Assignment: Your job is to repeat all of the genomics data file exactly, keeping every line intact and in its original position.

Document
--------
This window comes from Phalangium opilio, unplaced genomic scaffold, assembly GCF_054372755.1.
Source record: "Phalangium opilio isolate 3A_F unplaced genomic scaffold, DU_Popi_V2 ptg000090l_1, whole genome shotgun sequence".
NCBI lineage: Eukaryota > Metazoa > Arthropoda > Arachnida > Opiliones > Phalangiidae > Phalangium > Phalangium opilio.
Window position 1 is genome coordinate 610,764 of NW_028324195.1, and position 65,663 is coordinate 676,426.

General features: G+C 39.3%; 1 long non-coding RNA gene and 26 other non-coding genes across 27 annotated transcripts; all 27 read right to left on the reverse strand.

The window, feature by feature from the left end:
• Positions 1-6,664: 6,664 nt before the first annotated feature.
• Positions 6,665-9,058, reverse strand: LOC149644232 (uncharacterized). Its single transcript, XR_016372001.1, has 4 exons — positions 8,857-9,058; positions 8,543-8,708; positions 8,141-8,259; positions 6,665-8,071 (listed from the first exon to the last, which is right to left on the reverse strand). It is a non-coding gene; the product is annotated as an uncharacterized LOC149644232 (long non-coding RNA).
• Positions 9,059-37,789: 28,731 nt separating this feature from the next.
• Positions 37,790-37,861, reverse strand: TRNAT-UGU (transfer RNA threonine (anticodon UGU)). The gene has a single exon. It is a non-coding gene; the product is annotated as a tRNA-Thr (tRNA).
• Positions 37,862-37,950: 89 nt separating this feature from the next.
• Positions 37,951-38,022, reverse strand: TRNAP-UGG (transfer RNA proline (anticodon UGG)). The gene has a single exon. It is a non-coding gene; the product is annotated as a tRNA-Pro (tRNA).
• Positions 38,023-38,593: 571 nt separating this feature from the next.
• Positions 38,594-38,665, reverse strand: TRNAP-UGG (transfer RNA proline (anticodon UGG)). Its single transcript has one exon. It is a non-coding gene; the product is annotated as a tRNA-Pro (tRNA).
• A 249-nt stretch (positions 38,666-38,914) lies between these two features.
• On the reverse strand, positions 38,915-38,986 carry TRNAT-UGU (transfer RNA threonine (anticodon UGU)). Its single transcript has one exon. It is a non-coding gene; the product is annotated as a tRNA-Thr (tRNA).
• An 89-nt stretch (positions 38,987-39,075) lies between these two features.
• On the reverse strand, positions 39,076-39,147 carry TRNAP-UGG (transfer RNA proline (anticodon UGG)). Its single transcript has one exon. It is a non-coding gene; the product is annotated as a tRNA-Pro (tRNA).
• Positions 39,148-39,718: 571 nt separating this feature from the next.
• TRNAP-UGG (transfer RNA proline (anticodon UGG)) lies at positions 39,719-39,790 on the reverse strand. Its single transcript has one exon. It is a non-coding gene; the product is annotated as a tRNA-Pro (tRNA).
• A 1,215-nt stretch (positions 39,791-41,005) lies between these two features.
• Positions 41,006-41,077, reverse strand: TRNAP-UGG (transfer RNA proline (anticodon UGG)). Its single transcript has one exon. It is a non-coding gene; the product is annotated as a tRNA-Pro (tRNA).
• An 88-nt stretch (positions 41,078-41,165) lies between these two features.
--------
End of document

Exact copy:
This window comes from Phalangium opilio, unplaced genomic scaffold, assembly GCF_054372755.1.
Source record: "Phalangium opilio isolate 3A_F unplaced genomic scaffold, DU_Popi_V2 ptg000090l_1, whole genome shotgun sequence".
NCBI lineage: Eukaryota > Metazoa > Arthropoda > Arachnida > Opiliones > Phalangiidae > Phalangium > Phalangium opilio.
Window position 1 is genome coordinate 610,764 of NW_028324195.1, and position 65,663 is coordinate 676,426.

General features: G+C 39.3%; 1 long non-coding RNA gene and 26 other non-coding genes across 27 annotated transcripts; all 27 read right to left on the reverse strand.

The window, feature by feature from the left end:
• Positions 1-6,664: 6,664 nt before the first annotated feature.
• Positions 6,665-9,058, reverse strand: LOC149644232 (uncharacterized). Its single transcript, XR_016372001.1, has 4 exons — positions 8,857-9,058; positions 8,543-8,708; positions 8,141-8,259; positions 6,665-8,071 (listed from the first exon to the last, which is right to left on the reverse strand). It is a non-coding gene; the product is annotated as an uncharacterized LOC149644232 (long non-coding RNA).
• Positions 9,059-37,789: 28,731 nt separating this feature from the next.
• Positions 37,790-37,861, reverse strand: TRNAT-UGU (transfer RNA threonine (anticodon UGU)). The gene has a single exon. It is a non-coding gene; the product is annotated as a tRNA-Thr (tRNA).
• Positions 37,862-37,950: 89 nt separating this feature from the next.
• Positions 37,951-38,022, reverse strand: TRNAP-UGG (transfer RNA proline (anticodon UGG)). The gene has a single exon. It is a non-coding gene; the product is annotated as a tRNA-Pro (tRNA).
• Positions 38,023-38,593: 571 nt separating this feature from the next.
• Positions 38,594-38,665, reverse strand: TRNAP-UGG (transfer RNA proline (anticodon UGG)). Its single transcript has one exon. It is a non-coding gene; the product is annotated as a tRNA-Pro (tRNA).
• A 249-nt stretch (positions 38,666-38,914) lies between these two features.
• On the reverse strand, positions 38,915-38,986 carry TRNAT-UGU (transfer RNA threonine (anticodon UGU)). Its single transcript has one exon. It is a non-coding gene; the product is annotated as a tRNA-Thr (tRNA).
• An 89-nt stretch (positions 38,987-39,075) lies between these two features.
• On the reverse strand, positions 39,076-39,147 carry TRNAP-UGG (transfer RNA proline (anticodon UGG)). Its single transcript has one exon. It is a non-coding gene; the product is annotated as a tRNA-Pro (tRNA).
• Positions 39,148-39,718: 571 nt separating this feature from the next.
• TRNAP-UGG (transfer RNA proline (anticodon UGG)) lies at positions 39,719-39,790 on the reverse strand. Its single transcript has one exon. It is a non-coding gene; the product is annotated as a tRNA-Pro (tRNA).
• A 1,215-nt stretch (positions 39,791-41,005) lies between these two features.
• Positions 41,006-41,077, reverse strand: TRNAP-UGG (transfer RNA proline (anticodon UGG)). Its single transcript has one exon. It is a non-coding gene; the product is annotated as a tRNA-Pro (tRNA).
• An 88-nt stretch (positions 41,078-41,165) lies between these two features.